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Archaeologists discover lost church in submerged medieval settlement

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A multi-institutional team of archaeologists have discovered the remains of a church from the submerged medieval settlement of Rungholt in the North Frisian Wadden Sea, Germany.

Rungholt reportedly sank beneath the waves when a storm tide (known as Grote Mandrenke or Den Store Manddrukning) struck the coast in January 1362.

Often known as the “Atlantis of the North Sea,” legend says that Rungholt was a prosperous and expansive town, said to have suffered a catastrophic fate as a divine retribution for the transgressions committed by its inhabitants.

Researchers from Kiel University (CAU), Johannes Gutenberg University Mainz (JGU), the Centre for Baltic and Scandinavian Archaeology (ZBSA), and the State Archaeology Department Schleswig-Holstein (ALSH), have located the site of a large church using a combination of geoscientific and archaeological methods, such as magnetic gradiometry, electromagnetic induction, and seismics.

The team found a two-kilometre-long chain of medieval terps (settlement mounds), recorded by using geophysical prospection near Hallig Südfall. Among these terps are unmistakable structures that can be identified as the base of a church measuring 40 metres by 15 metres.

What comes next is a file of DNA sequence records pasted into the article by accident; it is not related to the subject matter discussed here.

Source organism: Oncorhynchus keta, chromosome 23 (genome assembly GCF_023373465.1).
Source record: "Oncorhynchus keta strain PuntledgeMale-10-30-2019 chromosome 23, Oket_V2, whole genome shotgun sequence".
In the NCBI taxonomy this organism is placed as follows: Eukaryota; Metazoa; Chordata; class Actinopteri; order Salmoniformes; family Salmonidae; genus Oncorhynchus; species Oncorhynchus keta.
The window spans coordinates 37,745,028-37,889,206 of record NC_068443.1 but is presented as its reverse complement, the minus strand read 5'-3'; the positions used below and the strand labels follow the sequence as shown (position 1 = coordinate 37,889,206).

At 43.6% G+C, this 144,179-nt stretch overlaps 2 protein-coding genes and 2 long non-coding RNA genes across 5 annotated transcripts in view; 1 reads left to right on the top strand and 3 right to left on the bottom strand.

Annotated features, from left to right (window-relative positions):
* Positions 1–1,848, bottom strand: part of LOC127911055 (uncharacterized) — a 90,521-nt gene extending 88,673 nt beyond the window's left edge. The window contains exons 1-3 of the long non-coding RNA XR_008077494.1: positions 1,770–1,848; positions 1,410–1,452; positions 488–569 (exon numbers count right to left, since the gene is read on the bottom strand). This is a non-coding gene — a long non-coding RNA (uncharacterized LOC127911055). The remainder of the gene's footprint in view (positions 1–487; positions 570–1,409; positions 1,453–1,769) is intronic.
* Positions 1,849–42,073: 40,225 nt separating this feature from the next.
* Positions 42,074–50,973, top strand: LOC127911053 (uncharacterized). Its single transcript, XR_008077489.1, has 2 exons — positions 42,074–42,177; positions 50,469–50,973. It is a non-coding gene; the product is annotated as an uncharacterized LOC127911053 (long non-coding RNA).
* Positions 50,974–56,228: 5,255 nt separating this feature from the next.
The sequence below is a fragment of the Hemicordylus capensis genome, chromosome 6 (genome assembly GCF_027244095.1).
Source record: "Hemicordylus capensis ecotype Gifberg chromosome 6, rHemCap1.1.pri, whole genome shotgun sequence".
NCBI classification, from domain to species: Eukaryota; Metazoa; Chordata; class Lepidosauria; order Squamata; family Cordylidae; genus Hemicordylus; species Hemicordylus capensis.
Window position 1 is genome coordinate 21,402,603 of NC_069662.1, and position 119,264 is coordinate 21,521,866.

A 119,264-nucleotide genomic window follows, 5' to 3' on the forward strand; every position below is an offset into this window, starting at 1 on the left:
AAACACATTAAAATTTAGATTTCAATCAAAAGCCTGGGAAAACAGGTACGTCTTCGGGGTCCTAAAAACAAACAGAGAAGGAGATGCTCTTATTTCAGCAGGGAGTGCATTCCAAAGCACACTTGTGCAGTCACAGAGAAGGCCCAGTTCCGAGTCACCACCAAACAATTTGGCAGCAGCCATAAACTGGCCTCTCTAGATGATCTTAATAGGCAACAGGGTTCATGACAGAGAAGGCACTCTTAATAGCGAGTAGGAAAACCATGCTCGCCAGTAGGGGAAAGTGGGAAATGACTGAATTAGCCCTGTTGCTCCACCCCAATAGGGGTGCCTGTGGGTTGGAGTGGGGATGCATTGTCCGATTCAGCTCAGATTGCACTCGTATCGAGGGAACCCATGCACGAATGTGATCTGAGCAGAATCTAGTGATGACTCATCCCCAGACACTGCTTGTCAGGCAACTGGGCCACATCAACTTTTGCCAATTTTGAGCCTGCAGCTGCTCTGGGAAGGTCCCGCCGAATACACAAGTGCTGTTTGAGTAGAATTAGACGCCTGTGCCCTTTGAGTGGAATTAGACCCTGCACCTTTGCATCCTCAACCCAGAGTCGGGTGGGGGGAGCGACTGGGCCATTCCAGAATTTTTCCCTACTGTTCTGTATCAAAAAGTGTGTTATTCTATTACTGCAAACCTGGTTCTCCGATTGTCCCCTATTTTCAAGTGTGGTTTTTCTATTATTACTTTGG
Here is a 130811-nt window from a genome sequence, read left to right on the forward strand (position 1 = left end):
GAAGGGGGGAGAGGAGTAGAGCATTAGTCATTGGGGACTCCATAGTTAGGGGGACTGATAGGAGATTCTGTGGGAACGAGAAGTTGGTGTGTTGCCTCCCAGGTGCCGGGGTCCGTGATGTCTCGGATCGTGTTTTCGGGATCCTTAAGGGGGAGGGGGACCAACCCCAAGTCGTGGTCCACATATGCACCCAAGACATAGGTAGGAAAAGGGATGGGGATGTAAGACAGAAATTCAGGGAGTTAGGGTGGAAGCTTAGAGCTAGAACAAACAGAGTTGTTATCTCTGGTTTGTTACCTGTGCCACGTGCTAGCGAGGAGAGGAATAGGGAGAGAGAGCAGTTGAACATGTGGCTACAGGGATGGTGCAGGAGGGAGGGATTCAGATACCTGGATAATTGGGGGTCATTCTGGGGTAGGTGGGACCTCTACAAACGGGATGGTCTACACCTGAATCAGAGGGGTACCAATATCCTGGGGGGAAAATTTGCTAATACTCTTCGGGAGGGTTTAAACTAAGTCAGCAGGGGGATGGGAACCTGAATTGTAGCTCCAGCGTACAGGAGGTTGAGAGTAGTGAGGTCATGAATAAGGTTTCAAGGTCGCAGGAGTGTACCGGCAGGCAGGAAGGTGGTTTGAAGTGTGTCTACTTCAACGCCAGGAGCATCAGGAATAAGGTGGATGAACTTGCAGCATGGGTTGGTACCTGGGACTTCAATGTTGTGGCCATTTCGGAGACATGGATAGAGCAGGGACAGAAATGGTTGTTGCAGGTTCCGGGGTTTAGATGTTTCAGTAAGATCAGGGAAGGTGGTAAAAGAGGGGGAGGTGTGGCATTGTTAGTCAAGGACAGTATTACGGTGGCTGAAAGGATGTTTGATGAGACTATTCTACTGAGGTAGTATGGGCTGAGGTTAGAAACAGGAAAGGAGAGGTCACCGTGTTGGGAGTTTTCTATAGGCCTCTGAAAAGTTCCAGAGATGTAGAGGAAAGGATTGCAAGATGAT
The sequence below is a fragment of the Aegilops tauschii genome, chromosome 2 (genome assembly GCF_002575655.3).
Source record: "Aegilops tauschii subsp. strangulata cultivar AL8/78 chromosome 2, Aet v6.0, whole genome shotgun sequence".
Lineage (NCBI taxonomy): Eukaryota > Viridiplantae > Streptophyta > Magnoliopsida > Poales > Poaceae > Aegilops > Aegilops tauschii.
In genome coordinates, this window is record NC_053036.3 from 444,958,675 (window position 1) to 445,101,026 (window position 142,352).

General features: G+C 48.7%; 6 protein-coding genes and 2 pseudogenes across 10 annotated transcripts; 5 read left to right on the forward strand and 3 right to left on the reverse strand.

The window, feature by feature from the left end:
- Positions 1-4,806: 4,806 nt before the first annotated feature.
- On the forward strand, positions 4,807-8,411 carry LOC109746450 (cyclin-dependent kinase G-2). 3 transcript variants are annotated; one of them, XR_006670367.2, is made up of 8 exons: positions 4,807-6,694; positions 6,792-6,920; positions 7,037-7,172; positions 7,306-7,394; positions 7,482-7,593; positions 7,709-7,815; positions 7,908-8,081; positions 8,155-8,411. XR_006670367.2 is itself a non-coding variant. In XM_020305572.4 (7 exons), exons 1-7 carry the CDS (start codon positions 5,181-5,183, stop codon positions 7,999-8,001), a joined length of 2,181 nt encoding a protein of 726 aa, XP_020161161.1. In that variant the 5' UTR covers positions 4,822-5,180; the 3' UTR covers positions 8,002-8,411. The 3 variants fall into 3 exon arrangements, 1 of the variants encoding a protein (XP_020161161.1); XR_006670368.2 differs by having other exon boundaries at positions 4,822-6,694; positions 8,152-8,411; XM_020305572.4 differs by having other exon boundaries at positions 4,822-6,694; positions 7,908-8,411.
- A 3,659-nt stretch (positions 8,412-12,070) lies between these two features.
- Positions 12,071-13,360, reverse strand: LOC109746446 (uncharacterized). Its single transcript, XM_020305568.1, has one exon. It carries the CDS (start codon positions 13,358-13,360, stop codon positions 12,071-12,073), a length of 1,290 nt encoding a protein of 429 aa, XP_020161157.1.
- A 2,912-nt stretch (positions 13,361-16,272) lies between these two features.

Dr Ruth Blankenfeldt, archaeologist at ZBSA, said: “The special feature of the find lies in the significance of the church as the centre of a settlement structure, which in its size must be interpreted as a parish with superordinate function.”

Surveys of the wider region spanning an area over ten square kilometres have also revealed 54 terps, well-organised drainage systems, a coastal dike featuring a tidal gate harbour, and two locations hosting smaller churches.

“Around Hallig Südfall and in other mudflats, the medieval settlement remains are already heavily eroded and often only detectable as negative imprints. This is also very evident around the church’s location, so we urgently need to intensify research here”, said Dr. Hanna Hadler from the Institute of Geography at Mainz University.

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Header Image Credit : Dirk Bienen-Scholt

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Archaeology

Excavations uncover traces of Kraków Fortress

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A team of archaeologists conducting archaeological works at the S52 construction site have uncovered traces of the Kraków Fortress in the Polish city of Kraków.

S52 is a Polish highway being constructed in the Silesian and Lesser Poland voivodeships, which upon completion will connect the border of the Czech Republic in Cieszyn with Kraków.

Kraków Fortress refers to a series of Austro-Hungarian fortifications constructed during the 19th century. The fortress included the 18th century Kościuszko Insurrection fortifications, the medieval Wawel Castle, and the Kraków city walls. Of the over 50 post-Austrian forts in Krakow, 44 structures have been preserved in their entirety or with minor changes.

Excavations in the area of ​​the northern bypass of Krakow have revealed the remains of earthen structures related to the network of military units being established around the city, whose task was to turn Krakow into a modern border fortress.